Article 4 min

KYC in China – new requirements and considerations

KYC in China

April 13, 2022  

China already has over one billion internet users and is the largest internet audience globally. New enhanced Know Your Customer (KYC) requirements in China are already written, and their enactment is coming soon (temporarily postponed from March 1, 2022.) Understanding and effectively implementing these Customer Due Diligence procedures are critical for ensuring compliance and prospering in this significant market.

In general, Know Your Customer (KYC) procedures are critical to assessing customer risk and a legal requirement to comply with Anti-Money Laundering (AML) laws. Obliged entities include financial service organizations such as banking, wealth management, insurance and financing. Effective KYC involves knowing a customer’s identity, their financial activities and the risk they pose.

According to the Financial Action Task Force (FATF) in their 2021 follow-up report on China, the country “has made progress to address the above noted deficiencies” in their AML initiatives, and the new requirements are a further step to ensure robust AML/KYC regulations. The new requirements are called Administrative Measures for Financial Institutions on Customer Due Diligence Investigations and Keeping of Customer Identity Information and Transaction Records.

China KYC requirements for a person

Under existing and new KYC requirements, obliged entities need to collect and keep a person’s:

  • Name
  • Gender
  • Nationality
  • Occupation
  • Address
  • ID certificate number

An identity verification needs to rely on well-sourced and independent proof materials, data or information. Sources for this information include:

  • The Resident Identity Card, the national standard for proof of identity and compulsory for all Chinese citizens
  • Banking data
  • Mobile phone number data

The significant difference with the new requirements is the regulatory stipulation of “customer due diligence investigations” instead of “customers’ ID identification.” Beyond effective identity processes, KYC is about understanding the customer’s financial situation and transactions:

  • Collecting information to determine their risk level effectively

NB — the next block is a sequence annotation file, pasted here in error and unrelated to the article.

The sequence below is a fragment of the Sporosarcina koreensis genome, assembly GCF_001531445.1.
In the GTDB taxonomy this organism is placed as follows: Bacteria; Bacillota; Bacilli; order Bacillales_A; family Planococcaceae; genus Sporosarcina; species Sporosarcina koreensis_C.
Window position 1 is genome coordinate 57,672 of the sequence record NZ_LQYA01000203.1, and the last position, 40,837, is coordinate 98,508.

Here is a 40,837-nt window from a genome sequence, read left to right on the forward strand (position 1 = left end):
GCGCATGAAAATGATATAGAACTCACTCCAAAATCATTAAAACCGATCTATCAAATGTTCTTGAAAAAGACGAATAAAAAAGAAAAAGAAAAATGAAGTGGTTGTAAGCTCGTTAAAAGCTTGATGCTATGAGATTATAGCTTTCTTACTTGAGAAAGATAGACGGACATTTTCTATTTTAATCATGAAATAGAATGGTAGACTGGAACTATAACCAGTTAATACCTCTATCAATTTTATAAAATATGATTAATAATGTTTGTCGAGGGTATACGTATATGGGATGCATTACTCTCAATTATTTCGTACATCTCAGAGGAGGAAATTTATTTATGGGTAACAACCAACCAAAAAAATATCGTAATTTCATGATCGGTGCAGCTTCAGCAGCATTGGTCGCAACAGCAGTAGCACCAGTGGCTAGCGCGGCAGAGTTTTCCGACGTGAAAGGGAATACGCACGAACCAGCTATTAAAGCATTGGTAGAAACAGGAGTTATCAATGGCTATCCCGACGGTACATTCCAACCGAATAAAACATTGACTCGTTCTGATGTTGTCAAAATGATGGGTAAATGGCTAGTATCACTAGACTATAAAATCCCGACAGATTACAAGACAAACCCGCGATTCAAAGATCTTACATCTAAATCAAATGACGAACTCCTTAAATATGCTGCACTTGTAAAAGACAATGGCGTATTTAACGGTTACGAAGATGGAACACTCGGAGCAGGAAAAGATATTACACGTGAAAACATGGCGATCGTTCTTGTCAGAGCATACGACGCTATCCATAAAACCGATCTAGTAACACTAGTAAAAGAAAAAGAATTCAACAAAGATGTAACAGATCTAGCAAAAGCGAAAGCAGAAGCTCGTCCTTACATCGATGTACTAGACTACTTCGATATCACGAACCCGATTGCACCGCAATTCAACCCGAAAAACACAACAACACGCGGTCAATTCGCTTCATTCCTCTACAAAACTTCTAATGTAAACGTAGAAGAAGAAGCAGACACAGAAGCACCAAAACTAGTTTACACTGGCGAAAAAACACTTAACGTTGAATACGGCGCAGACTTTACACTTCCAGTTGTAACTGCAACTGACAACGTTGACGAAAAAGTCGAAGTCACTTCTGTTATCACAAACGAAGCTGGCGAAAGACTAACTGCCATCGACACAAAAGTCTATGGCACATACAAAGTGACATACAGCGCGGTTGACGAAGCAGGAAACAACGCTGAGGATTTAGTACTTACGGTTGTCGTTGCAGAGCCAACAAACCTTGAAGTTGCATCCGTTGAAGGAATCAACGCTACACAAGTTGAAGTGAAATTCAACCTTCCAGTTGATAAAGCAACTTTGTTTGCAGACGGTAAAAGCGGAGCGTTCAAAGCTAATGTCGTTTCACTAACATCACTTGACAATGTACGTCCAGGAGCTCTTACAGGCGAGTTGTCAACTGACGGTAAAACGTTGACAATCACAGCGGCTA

• Obtaining enhanced due diligence information, if appropriate
  • Monitoring transactions to ensure the transactions fit the profile
  • Reviewing the account and other ongoing due diligence measures to ensure understanding of the risk and appropriate actions are in place

Specifically, when opening an account, or if transaction thresholds are exceeded (such as a single cash transaction by a person at/above RMB 50,000), then more due diligence is needed if:

  • Money laundering or terrorist financing is suspected, or
  • The authenticity, validity or completeness of the customer identity information is in doubt

To the second point, those with accounts in China might consider ensuring their identity information on record with financial organizations is authentic, valid, complete and current to help bypass the need for further due diligence.

China KYC requirements for an entity

Similarly, entities require initial and ongoing customer due diligence procedures often referred to as Know Your Business (KYB).

KYB includes the customer identification process noted above, as well as:

  • Understanding the nature of the business, such as the industry, jurisdictions, type and amount of transactions and the products or services they offer
  • Understanding the business ownership and control structure
  • Identifying its beneficial owners
  • Taking reasonable measures to verify the entity’s beneficial owners

A beneficial owner, similar to many other jurisdictions, is defined as any person who directly or indirectly has one of these ownership or control factors:

  • Has 25% or more equity or partnership interest
  • Has 25% or more income or earning rights
  • Has control (or joint control) over the entity

There are several indicators of controlling the entity, including the ability to make decisions regarding:

  • Directors or senior management
  • Major business and management decisions
  • Financial revenue and expenditure
  • Important assets or major funds

If there’s no beneficial owner, senior management needs identification and steps for verification. Also, enhanced measures are necessary if any beneficial owner is a politically exposed person.

Doing business in China

There are also three Chinese laws designed to provide a comprehensive approach to cybersecurity, data security and data privacy that might require consideration for doing business in China, the Cybersecurity Law, the Data Security Law, and the Personal Information Protection Law.

Combined, these laws prescribe rules around how organizations should:

  • Process citizens data
  • What categories of data must be stored in China, rather than overseas
  • Restrict cross-border transfers
  • Provide disclosure and get personal consent
  • Operate data security
  • Deliver data breach notifications
  • Protect, process and use personal information

Understanding the legal requirements around data rights and KYC and proactively implementing measures to ensure compliance will help avoid potential issues.

Trulioo has been helping businesses expand their operations into China for over five years. If you want to understand how to help ensure compliance, maximize your identity verification rates and grow your business in China, please contact us to talk about how we can support your growth in this key market.